Jump to content
Light-O-Rama Forums
Sign in to follow this  
DevMike

The Cheap Transformer and why You Shouldn't Use It.

Recommended Posts

DevMike    429

Transformers come in many shapes, sizes, and prices.  You may be tempted to purchase the cheapest transformer for running your LEDs that fits your specs.  That may not be a wise decision.  You may think that as long as a transformer says that it will output the correct voltage and has enough amperage to drive your load you are golden. But what you really need is a REGULATED transformer.  Here is why.

 

Many cheap transformers are nothing more than, well, transformers.  They'll have a rectifier circuit to change AC to DC, and then a couple of coils of wire around a core to drop the voltage.  The problem here is that there is no check on the voltage output.  Remember our friends I=P/V and W=V*A?  They taught us that voltage and amperage are tied together at the waist. 

 

That cheap transformer is rated at X Amps at Y Volts.  But what happens when you attach a SMALLER load than X?  If the amperage DECREASES, then the voltage MUST increase.   For example, lets say you have a 12V transformer that is capable of outputting 5A.  If you measure the output of this transformer without a load on it, you maybe surprised to see it is actually outputting 16-18V or more.

 

Now lets say you are using that transformer to drive some of your very expensive 12V LEDs.  Do you know the ONE thing that will kill an LED fast?  Excessive voltage.  You hook up 1A of LEDs to a cheap 5A 12V transformer, and the next thing you know, your LEDs are dead.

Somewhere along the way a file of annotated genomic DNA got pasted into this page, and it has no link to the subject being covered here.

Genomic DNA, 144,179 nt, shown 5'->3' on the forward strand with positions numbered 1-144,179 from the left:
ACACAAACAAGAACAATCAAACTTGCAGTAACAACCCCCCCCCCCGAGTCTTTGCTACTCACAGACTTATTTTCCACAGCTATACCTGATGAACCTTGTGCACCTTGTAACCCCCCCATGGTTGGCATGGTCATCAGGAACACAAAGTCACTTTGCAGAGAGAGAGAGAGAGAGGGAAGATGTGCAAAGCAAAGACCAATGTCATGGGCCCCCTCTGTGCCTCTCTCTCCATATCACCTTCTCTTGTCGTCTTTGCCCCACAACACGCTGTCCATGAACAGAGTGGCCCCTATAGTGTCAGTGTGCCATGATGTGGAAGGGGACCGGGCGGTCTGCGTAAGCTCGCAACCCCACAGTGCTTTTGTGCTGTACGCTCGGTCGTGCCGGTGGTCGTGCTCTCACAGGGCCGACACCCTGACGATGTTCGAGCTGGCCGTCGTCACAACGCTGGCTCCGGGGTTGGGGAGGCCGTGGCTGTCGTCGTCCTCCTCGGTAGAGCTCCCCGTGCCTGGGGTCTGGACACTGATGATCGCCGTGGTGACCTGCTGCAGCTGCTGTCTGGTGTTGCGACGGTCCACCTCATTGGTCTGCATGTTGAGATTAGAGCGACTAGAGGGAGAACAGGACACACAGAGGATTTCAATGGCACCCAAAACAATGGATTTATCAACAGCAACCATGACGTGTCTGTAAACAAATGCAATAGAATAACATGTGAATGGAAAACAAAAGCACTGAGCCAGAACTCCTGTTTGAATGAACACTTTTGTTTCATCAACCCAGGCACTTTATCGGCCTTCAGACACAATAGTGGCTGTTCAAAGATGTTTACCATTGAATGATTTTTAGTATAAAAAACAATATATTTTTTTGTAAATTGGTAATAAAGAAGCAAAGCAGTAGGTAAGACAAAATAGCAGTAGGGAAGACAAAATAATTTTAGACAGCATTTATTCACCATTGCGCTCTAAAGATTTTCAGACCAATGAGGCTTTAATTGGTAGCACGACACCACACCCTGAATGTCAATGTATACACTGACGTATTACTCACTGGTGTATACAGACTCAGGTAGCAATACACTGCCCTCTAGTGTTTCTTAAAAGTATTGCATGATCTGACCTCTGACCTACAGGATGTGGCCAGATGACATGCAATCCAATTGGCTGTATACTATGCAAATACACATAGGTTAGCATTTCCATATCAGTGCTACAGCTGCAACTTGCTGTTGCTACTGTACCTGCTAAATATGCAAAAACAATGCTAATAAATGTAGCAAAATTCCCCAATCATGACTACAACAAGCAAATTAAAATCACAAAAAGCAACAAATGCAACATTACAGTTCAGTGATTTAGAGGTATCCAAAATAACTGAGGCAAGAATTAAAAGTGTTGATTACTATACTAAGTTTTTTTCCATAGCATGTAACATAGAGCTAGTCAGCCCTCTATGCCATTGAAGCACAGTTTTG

That's where the more expensive REGULATED transformer comes to the rescue.  Regulated transformers can have the same rectifier circuit and wire wrapped core, but they have one very important addition:  The Regulator.  The regulator's job is to adjust the voltage to a constant, regardless of what load is attached.  Even without a load, if you measure the output of this 12V transformer it will be a rock solid 12V. 

 

In both of the cases above, we are talking about a linear power supply.  You would be surprised to find how large (physically) some of them can be.  You'll also notice that they will be warm to the touch - even if nothing is running.  That means you are wasting electricity - the same electricity you should be saving by using LEDs.  The next step up from the linear supply is the switched supply.

 

The switched supply is going to be even more expensive, but has additional benefits.  Not only is the output voltage going to be regulated and rock solid regardless of load, they are much more efficient.  This is especially true when there is no load - you are not wasting power to warm the air.

 

Don't skimp on your power supply.

 

  • Like 1

Share this post


Link to post
Share on other sites
Guest
This topic is now closed to further replies.
Sign in to follow this  

×